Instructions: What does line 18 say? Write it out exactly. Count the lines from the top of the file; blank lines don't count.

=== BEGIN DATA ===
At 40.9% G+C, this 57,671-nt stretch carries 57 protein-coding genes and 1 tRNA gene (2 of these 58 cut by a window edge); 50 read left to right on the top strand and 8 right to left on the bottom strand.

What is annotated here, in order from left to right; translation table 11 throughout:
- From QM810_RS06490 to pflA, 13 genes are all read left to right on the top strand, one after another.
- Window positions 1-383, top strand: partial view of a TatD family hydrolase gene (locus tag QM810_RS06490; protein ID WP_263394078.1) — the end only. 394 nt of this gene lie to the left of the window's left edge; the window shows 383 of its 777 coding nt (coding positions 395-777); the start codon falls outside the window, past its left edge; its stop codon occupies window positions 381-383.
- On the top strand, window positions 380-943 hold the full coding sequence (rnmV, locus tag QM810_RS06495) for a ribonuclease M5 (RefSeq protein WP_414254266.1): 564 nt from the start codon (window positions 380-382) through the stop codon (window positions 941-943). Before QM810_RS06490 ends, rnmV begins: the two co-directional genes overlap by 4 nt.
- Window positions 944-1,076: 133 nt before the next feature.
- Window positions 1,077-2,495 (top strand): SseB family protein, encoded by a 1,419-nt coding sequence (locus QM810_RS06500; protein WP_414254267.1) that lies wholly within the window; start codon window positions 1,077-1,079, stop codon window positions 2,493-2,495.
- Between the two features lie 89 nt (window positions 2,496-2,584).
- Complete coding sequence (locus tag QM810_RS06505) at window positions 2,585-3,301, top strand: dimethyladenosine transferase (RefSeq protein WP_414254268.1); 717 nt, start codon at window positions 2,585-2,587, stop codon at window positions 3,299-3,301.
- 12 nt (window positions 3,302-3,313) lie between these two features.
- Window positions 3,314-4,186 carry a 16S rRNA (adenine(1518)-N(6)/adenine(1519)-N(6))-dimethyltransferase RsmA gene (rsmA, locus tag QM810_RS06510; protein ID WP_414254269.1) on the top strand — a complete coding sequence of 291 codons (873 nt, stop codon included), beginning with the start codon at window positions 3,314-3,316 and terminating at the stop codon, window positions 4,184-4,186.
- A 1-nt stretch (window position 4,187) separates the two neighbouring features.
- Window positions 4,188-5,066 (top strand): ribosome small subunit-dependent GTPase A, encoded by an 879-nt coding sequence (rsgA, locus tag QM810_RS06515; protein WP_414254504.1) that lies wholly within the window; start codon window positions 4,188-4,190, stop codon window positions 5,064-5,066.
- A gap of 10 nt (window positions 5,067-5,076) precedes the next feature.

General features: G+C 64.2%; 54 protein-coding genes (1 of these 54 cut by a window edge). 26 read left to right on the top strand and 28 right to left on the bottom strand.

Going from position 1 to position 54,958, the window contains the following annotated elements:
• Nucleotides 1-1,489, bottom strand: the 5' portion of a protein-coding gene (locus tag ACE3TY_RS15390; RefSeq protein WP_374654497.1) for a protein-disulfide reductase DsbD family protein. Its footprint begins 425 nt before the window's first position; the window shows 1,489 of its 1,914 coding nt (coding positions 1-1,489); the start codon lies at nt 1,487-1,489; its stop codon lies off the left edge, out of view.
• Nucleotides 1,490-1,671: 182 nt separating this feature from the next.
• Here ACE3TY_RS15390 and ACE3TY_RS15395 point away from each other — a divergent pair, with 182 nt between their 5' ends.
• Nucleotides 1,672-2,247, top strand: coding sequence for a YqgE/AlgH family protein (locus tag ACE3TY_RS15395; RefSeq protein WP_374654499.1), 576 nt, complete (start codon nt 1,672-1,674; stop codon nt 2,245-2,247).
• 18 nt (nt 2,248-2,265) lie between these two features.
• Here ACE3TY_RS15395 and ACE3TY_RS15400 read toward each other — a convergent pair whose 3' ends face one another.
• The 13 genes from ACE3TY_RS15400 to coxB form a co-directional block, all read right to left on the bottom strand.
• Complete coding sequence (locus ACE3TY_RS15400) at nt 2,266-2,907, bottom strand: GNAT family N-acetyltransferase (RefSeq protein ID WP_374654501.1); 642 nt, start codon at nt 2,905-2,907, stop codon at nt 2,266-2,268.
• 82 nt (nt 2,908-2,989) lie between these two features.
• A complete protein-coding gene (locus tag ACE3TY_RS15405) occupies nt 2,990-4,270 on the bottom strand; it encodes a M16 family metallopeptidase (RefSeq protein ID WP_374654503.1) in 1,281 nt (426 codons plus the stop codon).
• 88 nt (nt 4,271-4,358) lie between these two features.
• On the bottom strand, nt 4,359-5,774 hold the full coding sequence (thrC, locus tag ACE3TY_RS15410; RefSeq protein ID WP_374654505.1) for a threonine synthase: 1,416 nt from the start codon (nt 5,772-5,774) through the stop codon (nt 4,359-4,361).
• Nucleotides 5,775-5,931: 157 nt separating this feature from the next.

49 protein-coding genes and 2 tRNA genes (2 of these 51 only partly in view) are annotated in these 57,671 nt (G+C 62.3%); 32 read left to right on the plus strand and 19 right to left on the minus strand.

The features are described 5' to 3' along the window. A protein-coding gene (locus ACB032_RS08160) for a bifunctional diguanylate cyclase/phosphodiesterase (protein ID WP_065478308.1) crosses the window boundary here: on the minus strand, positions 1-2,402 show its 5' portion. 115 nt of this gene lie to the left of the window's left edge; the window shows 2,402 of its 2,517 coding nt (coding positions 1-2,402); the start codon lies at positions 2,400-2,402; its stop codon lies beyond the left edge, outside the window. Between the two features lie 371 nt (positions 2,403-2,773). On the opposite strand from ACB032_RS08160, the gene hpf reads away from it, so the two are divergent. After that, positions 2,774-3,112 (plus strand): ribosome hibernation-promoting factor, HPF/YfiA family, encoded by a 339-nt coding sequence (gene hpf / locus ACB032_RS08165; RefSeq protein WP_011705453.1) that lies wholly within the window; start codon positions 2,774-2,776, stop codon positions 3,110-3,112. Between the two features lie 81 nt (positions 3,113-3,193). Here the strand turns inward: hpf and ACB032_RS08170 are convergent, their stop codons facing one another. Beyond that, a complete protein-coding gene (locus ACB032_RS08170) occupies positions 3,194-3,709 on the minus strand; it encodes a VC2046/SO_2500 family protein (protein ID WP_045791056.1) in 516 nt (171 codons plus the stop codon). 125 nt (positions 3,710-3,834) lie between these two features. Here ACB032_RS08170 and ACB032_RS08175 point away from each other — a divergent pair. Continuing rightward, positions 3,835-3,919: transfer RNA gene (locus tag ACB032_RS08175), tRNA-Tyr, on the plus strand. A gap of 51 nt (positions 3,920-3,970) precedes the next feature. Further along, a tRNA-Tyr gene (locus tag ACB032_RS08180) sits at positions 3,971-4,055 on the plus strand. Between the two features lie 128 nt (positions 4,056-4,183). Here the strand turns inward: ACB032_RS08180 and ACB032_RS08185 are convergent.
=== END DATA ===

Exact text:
• Nucleotides 1,490-1,671: 182 nt separating this feature from the next.